Grape picking New Zealand

A day in my life: working on a New Zealand vineyard

Recently, I shared my story on finding a job in New Zealand, including my first day working at a vineyard. At this point, it’s been two weeks (read: 14 straight days of working) since the work started. We’ve definitely settled in a bit and I’ve become used to the new “routine”. So, I thought it’d be fun to take you with me and show you what a day of work looks like.

5 am: wake-up – Oh yes, our day starts way too early. At 5 am, our alarm wakes us (OK, multiple alarms, because let’s be honest, our bodies do not want to wake up that early). We make breakfast and get ready, taking enough time to pack all of our food for the day ahead and assemble our work stuff: our clippers and a super flattering, reflecting orange safety vest. The mornings have gotten a lot colder in the past few days, so I’m wearing a lot. My current outfit consists of a raincoat, two hoodies, a pair of leggings and sweatpants, as well as two pairs of socks. Luckily, at this point of the day, it’s too dark for anyone to take a picture of me. 😉

6.15 am: meet-up – At a central spot in the city, all of us meet. It’s a somewhat odd mix of a lot of backpackers, Thai seasonal workers and our supervisors. But we all get along well! As soon as everybody’s present and all of the administrative stuff has been handled (signing timesheets & safety forms for the day), we drive off into the dark. It’s a super weird and long procession of cars and van. As you can imagine, all 150 of us look amazing in our safety vests. On the plus side, we get to enjoy a beautiful sunset every morning!

New Zealand vineyard sunrise

7.30 am: work starts – By the time daylight has filled the sky, the work begins. The work is simple and repetitive. We cut off the good fruit, fill up the bins and move on to the next row. It’s hard & fast work, but it’s pretty amazing to see how we make our way through the different vineyards in such great numbers, each day.

10 am: break – We have a food/water/toilet break. Although sometimes we might move to another part of the vineyard or drive in our crazy procession to another one, today we take an entire day to make our way through a gigantic block of over 170 rows. By this time, the sun has come out and I can usually take off all those extra layers of clothing. It’s just me, my safety vest and a layer of SPF 50+ sunscreen now.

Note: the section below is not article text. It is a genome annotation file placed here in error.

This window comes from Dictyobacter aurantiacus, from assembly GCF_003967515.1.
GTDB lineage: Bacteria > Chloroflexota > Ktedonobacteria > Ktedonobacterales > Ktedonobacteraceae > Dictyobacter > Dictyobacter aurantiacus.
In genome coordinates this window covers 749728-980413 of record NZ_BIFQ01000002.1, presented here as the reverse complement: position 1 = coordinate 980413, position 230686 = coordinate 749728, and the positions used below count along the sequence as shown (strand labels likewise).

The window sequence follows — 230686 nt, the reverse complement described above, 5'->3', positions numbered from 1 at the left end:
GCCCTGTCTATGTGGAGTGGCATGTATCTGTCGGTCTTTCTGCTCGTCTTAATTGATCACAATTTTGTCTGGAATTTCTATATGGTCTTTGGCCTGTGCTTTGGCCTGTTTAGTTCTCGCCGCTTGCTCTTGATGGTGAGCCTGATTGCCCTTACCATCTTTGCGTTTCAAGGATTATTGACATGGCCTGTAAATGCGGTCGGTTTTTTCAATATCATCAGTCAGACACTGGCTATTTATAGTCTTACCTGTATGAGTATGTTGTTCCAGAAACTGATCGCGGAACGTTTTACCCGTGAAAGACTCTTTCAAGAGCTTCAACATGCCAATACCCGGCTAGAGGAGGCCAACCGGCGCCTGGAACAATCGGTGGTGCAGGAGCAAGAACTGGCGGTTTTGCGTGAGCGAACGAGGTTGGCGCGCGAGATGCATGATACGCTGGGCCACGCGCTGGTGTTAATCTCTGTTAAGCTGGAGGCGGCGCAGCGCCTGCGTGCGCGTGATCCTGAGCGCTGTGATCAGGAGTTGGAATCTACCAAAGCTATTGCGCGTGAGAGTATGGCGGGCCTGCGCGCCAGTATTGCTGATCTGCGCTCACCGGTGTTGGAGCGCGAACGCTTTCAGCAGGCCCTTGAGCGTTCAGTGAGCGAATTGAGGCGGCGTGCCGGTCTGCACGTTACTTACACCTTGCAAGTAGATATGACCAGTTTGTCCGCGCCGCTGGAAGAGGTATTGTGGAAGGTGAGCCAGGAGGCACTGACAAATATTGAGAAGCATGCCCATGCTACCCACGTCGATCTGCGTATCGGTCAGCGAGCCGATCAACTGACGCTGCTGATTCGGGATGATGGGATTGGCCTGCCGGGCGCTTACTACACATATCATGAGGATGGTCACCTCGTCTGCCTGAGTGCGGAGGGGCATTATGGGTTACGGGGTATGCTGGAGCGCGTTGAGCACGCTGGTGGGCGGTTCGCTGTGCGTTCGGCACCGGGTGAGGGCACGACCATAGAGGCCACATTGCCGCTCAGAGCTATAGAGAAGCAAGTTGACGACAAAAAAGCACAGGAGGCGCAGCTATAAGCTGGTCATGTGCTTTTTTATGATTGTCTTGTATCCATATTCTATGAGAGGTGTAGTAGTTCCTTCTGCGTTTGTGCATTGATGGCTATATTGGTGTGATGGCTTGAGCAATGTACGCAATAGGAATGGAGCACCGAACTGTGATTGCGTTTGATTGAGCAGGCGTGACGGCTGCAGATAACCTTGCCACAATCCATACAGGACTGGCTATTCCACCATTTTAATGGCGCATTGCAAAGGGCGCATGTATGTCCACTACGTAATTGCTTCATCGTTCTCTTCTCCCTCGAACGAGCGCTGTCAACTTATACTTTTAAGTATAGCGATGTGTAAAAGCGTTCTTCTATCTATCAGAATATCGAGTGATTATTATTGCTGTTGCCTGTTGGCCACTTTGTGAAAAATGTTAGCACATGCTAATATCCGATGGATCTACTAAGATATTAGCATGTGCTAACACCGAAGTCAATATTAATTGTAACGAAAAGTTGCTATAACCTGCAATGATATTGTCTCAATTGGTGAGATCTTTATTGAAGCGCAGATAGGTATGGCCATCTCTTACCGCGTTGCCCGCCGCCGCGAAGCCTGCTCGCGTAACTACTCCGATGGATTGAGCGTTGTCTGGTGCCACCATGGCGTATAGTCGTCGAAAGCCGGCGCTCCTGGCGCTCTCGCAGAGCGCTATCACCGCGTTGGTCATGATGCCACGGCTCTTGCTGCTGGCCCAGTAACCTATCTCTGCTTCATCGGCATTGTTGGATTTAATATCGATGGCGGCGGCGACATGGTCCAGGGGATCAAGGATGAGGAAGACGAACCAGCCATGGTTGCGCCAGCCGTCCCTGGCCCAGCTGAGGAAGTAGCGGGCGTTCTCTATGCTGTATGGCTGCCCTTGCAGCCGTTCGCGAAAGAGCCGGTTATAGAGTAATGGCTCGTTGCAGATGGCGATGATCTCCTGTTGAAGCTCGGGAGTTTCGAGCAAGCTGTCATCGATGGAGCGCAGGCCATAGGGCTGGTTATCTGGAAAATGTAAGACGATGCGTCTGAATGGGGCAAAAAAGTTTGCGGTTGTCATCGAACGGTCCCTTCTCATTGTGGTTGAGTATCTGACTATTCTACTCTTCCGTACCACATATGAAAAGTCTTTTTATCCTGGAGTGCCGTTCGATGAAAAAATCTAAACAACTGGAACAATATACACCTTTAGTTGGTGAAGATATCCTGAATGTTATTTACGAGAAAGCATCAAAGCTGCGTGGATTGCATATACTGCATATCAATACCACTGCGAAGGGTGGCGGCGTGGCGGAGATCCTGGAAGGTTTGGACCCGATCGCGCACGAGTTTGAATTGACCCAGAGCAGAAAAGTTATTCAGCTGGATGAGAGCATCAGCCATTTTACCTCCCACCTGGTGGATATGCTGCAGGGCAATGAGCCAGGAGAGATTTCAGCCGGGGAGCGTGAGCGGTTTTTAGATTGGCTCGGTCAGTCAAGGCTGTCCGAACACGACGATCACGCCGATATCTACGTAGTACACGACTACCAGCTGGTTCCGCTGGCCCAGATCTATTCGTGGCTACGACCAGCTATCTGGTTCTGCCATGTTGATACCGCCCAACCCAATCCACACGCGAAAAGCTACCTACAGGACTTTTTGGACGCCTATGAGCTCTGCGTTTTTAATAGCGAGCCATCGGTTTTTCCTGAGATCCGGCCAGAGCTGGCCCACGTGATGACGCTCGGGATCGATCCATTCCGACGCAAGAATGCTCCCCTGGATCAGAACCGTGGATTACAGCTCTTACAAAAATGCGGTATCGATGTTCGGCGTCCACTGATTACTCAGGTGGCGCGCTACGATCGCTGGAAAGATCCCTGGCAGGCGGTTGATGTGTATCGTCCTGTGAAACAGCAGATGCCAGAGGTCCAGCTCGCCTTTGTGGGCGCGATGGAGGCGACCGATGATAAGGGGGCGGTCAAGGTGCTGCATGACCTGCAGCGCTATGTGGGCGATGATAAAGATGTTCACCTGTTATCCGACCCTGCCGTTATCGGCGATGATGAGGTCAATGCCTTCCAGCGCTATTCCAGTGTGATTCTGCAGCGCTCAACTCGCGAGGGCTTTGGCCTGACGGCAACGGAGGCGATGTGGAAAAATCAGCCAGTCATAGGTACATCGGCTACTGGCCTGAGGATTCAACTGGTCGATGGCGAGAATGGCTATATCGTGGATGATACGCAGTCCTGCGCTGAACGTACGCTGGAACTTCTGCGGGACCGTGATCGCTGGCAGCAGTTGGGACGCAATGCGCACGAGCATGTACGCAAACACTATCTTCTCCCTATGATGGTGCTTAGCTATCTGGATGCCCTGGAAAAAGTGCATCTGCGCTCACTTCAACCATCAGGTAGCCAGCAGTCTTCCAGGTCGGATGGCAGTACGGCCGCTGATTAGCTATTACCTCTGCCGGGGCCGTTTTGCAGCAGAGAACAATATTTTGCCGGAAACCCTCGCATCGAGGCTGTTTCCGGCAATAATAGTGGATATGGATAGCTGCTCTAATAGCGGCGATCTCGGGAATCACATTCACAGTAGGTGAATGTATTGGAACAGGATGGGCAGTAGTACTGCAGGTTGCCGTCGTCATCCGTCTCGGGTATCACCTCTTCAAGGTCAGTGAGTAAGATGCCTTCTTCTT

1 pm: lunch – We get half an hour to sit in the shade, enjoy some food and hydrate. I kick off my not-so-stylish rain boots; they really complete my look, as you can probably imagine by now. I’m always glad to get to sit for a little bit, before the work continues about 30 mins later.

3 pm: break – By this time, most of us can’t wait to go home, haha. Although the work is not difficult, it is physically tiring, especially in the burning sun. At this point, my back is usually aching from bending down to pick up fruit from the ground and move from each row to the next hundreds of times that day. My legs desperately do not want to go to yet another bay in the vineyard. The days are pretty long and exhausting, especially for someone used to sitting behind a desk. However, it’s nice to work outside and be active. We get another 10 mins to rest and some free drinks if it’s extremely hot. Then, we continue for the final hours.

Working on a New Zealand vineyard

4/5 pm: work ends – After what seems like forever (aka a workday of about 9 hours), we get back into our cars and drive home. We soon forget our pain as we look forward to a free night. Frank and I usually stop at the supermarket to get some food.

6 pm: shower & food – As soon as we return home, we have a shower and start preparing dinner. We spend the rest of the evening relaxing with the other backpackers staying at our place.

9 pm: off to bed – We try to get to bed on time to get enough hours of sleep. Not gonna lie though, as soon as I close my eyes, the cutting of grapes continues in my mind.

That’s a full day in my life working at a New Zealand vineyard! I hoped you liked reading this sort of post. Let me know if you want to see more of this type of content. And tell me: would you ever consider working on a vineyard in New Zealand?

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